2009-08-11

Typhoon Morakot

Morakot, a vast, slow-moving tropical storm packing heavy rains, blew through Taiwan on August 8 Saturday. The record-breaking volume of water it dropped on the island, 2.5 meters (100 inches), was the highest in five decades. Southern areas of the island encountered more rainfall in one day than they normally absorb in one year. The result has been colossal flooding in central and southern areas from Taiwan. The storm has left a trail of devastation in both coastal and mountain areas. This morning rivers continue to erode their banks, bridges and roads remain out, and homes lie buried in mudslides or vanished in floods. Rescue workers struggle to locate the missing as the vast toll taken by the storm on human life and property is assessed.

At the end of the weekend the Taipei Times had this report (italics mine):

The highest accumulated rainfall from Morakot as of [Sunday] was in Alishan, which had received 2,654mm of rain. The weather bureau estimated that mountainous areas in Chiayi County would receive an accumulated 2,900mm of rain, while mountains in Kaohsiung and Pingtung counties would see 2,700mm of rain and Nantou and Tainan counties 2,200mm. Rainfall on Friday and Saturday alone in Kaohsiung City and County and Pingtung County was around the annual average in those areas. Average annual rainfall in Hengchun (恆春), Pingtung County, for example, is 2,017mm.

....

In Tainan City and County, running water was disconnected to 280,000 homes because the county’s Nanhua Reservoir (南化) had been contaminated as a result of the rains.

Also in Tainan County, the banks of the Tsengwen River (曾文溪) collapsed in several areas, flooding townships including Shanhua (善化), Jente (仁德), Yongkang (永康), Tanei (大內), Guantien (官田), Houbi (後壁) and Beimen (北門). Flooding in some of the townships was three stories deep.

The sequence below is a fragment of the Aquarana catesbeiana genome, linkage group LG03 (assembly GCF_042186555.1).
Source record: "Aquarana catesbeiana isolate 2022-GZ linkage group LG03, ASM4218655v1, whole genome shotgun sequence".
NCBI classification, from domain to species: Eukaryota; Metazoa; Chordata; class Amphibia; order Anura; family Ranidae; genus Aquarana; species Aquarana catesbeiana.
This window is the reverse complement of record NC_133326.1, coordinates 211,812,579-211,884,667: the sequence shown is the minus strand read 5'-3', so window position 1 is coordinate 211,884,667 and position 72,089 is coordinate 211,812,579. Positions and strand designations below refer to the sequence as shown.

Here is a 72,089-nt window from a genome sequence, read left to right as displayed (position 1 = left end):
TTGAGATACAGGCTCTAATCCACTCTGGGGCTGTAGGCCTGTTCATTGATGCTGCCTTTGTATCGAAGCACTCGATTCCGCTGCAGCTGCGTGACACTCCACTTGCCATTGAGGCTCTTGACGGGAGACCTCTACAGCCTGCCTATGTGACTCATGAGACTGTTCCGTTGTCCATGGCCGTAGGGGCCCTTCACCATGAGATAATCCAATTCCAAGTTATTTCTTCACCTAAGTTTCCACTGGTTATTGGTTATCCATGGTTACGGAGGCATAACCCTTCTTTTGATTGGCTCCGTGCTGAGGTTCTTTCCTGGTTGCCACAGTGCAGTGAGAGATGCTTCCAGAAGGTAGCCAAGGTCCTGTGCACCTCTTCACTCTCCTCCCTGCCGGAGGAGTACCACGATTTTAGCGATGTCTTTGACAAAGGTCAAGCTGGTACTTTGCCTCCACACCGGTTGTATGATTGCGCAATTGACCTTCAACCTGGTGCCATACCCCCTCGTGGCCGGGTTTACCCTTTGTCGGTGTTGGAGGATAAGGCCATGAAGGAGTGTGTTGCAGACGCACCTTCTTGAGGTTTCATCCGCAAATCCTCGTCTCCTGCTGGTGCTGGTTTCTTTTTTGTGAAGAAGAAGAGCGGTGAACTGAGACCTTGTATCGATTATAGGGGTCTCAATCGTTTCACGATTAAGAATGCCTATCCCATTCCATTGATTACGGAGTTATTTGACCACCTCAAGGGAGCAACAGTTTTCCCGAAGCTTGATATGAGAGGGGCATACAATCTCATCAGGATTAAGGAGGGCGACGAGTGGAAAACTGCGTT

Morakot’s rains have also wreaked havoc on public transportation and infrastructure, with the Ministry of Transportation and Communications reporting 123 damaged sections of road as of 6pm yesterday. Twenty bridges, including the Dajin (大津) and Liukuei (六龜) bridges on Provincial Highway 27, Shuangyuan Bridge (雙園大橋) on Highway 17, Sinciwei (新旗尾) and Mingtzu bridges (民族) on Highway 21, No. 1 Bridge on Highway 24 and Ciwei Bridge (旗尾橋) on Highway 28, were either damaged or washed away.... Taiwan Railway Administration (TRA) express trains along the west coast could not go south of Chiayi yesterday because of the floods in Tainan, Kaohsiung and Pingtung counties. The TRA also suspended services on the South Link (南迴鐵路) because of flooding in Taitung’s Taimali Township and Pingtung’s Linbian Township (林邊). TRA trains on the east coast had to stop at Chishang (池上) in Taitung County after the Luyeh River (鹿野溪) broke its banks, preventing them from continuing on to Taitung City.